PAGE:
The vision broke as quickly as it had appeared.
Flazie looked around. The first rays of dawn were peeking through the window at the end of the hall.
“No, no, no, no, no,” Sophary uttered over and over, her face in her hands.
“Do you see now, love?” the boy whispered as he folded her in his arms.
Flazie cursed under his breath. At any moment, the old doorman would come off the elevator and ruin his chance to reclaim her.
“Kieran,” the old woman stood at the door of the boy’s apartment. “Bring her inside.”
“She hasn’t made her decision,” Flazie put himself between the boy and his kin.
“Bloody hell!” the boy and the woman exclaimed.
“Look at her!” Kieran eased his embrace just enough to show Sophary’s fearful face and his tear-stained shirt.
“I think we know her choice,” the woman stepped into the hall, extending the perimeter of protection to encompass the boy and Sophary.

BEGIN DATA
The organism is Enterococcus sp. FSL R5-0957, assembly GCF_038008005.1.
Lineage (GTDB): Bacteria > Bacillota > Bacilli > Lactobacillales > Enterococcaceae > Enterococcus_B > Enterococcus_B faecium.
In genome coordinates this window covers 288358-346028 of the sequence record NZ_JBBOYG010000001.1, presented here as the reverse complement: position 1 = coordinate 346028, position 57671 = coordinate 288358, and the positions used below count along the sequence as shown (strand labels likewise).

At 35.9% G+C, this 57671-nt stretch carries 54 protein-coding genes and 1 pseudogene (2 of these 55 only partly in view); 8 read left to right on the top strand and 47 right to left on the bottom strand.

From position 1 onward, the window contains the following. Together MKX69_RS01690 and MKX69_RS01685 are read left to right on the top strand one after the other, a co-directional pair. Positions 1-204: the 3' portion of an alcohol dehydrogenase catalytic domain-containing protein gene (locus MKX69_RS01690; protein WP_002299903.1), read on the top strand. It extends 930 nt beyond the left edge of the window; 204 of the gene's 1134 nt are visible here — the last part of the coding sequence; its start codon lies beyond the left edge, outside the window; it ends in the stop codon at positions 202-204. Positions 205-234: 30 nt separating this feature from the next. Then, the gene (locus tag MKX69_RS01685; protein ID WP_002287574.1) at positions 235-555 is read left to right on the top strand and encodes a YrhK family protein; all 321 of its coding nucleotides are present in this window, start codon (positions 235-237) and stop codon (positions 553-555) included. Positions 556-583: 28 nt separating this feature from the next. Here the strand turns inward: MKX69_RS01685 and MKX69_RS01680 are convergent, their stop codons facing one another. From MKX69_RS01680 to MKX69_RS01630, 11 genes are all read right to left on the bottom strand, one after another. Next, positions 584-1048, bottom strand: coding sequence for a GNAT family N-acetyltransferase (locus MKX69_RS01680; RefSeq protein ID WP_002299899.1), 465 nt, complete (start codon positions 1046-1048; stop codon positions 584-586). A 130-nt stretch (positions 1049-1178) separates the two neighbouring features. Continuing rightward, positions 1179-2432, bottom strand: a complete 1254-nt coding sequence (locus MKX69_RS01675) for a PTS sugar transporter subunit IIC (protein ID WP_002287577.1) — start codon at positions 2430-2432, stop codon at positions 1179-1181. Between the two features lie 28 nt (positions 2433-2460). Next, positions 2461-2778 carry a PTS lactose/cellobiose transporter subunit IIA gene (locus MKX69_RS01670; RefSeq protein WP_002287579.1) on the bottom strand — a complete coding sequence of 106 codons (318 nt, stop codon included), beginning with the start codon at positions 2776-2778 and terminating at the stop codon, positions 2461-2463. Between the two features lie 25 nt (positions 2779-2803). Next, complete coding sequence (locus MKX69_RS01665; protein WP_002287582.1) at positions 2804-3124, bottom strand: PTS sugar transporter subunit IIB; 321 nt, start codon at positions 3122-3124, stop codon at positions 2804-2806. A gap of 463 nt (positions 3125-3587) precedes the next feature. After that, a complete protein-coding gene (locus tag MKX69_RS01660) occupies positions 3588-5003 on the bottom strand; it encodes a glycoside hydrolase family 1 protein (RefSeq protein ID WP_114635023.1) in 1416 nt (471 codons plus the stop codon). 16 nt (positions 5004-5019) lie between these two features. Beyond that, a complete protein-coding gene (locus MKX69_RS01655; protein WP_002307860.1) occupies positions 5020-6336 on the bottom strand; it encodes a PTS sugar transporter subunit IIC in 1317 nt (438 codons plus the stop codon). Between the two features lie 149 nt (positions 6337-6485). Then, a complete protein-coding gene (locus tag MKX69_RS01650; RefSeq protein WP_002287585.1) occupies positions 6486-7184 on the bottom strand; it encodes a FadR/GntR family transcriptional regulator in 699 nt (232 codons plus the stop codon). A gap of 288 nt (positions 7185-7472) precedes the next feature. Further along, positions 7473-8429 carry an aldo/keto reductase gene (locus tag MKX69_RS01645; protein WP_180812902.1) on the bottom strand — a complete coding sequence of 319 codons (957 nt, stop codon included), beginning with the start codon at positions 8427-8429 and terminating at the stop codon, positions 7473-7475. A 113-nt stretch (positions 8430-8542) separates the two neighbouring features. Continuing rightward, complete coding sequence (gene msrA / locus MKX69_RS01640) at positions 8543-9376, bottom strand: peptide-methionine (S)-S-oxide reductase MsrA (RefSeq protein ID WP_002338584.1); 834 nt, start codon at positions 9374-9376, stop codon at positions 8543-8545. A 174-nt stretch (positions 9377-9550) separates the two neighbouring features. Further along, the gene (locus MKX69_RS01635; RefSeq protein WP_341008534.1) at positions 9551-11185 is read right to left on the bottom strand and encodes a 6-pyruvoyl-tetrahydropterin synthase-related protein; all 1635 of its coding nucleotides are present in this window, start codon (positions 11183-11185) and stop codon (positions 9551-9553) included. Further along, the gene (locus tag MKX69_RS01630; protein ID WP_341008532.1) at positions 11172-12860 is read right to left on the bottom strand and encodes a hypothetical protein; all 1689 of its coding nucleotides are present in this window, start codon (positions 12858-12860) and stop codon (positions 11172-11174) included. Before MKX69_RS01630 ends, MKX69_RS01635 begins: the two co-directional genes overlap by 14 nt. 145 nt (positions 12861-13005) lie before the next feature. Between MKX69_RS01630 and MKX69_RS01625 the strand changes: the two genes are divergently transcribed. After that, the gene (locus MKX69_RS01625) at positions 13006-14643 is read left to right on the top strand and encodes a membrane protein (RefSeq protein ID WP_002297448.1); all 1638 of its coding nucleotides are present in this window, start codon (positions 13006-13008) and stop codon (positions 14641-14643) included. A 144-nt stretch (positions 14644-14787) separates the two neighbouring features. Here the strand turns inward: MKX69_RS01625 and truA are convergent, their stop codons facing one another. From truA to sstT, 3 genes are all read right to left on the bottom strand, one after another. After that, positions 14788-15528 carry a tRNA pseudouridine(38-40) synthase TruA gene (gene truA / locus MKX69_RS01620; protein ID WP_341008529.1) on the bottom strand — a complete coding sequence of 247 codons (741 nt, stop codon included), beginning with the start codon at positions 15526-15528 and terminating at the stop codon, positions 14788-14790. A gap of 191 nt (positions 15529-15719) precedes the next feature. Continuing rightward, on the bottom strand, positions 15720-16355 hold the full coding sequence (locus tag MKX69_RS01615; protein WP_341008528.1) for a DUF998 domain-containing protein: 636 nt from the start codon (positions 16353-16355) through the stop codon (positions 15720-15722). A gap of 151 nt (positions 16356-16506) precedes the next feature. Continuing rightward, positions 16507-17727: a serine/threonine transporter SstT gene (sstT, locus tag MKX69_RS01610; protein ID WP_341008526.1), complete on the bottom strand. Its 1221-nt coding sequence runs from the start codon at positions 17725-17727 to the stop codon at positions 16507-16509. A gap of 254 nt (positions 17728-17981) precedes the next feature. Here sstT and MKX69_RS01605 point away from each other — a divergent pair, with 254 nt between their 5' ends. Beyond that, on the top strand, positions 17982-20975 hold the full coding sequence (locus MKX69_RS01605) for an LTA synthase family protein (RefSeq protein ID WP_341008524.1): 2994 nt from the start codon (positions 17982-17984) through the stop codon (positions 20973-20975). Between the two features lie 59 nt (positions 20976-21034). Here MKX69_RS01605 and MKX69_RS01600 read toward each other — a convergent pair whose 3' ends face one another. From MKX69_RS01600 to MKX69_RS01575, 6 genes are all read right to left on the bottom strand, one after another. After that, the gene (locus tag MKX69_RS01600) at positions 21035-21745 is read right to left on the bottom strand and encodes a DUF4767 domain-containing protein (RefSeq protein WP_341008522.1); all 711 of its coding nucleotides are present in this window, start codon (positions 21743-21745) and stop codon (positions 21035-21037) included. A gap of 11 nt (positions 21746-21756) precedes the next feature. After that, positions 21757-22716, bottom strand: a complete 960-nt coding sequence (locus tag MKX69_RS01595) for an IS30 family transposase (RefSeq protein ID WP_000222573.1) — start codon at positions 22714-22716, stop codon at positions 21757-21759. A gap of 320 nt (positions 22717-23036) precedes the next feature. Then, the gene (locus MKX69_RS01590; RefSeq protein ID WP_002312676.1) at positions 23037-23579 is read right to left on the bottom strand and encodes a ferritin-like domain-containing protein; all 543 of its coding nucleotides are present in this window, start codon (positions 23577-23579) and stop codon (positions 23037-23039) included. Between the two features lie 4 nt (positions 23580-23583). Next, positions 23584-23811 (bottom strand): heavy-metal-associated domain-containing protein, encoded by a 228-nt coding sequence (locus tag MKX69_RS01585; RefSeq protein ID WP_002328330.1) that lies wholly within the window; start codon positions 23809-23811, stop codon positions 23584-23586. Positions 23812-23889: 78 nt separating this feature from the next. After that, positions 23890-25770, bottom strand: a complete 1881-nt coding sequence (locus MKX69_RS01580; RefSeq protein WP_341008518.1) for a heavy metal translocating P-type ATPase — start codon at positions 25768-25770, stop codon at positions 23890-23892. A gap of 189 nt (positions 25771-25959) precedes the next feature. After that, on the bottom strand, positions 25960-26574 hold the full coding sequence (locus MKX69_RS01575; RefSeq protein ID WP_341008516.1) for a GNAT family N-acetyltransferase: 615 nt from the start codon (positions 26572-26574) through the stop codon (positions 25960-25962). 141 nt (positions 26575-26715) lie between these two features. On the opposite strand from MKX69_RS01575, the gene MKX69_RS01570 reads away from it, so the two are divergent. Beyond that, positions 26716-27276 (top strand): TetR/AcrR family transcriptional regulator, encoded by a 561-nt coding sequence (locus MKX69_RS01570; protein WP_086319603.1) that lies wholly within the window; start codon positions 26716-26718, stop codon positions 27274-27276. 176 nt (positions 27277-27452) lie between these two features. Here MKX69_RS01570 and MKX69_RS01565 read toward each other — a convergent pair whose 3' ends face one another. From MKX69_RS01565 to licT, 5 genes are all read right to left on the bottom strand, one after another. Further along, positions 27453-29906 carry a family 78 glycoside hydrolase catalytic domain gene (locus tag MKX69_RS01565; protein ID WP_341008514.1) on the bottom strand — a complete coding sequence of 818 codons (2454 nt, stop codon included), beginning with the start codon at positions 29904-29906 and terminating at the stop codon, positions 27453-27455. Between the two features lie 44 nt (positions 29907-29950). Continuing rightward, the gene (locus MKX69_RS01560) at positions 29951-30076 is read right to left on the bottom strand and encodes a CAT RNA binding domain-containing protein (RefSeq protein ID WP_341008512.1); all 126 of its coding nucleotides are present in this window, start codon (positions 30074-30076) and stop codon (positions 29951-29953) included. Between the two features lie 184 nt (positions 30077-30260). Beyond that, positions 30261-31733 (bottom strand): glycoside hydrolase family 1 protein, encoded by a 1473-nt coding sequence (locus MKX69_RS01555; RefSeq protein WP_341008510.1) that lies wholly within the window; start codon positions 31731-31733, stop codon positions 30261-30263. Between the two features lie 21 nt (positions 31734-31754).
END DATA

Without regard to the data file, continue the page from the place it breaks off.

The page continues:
“I want to hear her say it,” Flazie held his ground. “I have that right.”
“We have indulged you long enough,” the woman warned. “Be gone. You are not wanted here.”
“She has to say the words or we are unfinished,” Flazie tried to remain calm. “If you truly wish to help, don’t let me wander around for eternity, uncertain of her love.”
“You don’t deserve peace,” Kieran sneered.
“Kieran!” the woman admonished. “We are here to protect, not judge or execute.”
“Sophary,” the woman said sweetly. “Release this being. Tell him you no longer love him nor wish to see him.”
“No,” Sophary blubbered. “I want to know why he hates me.”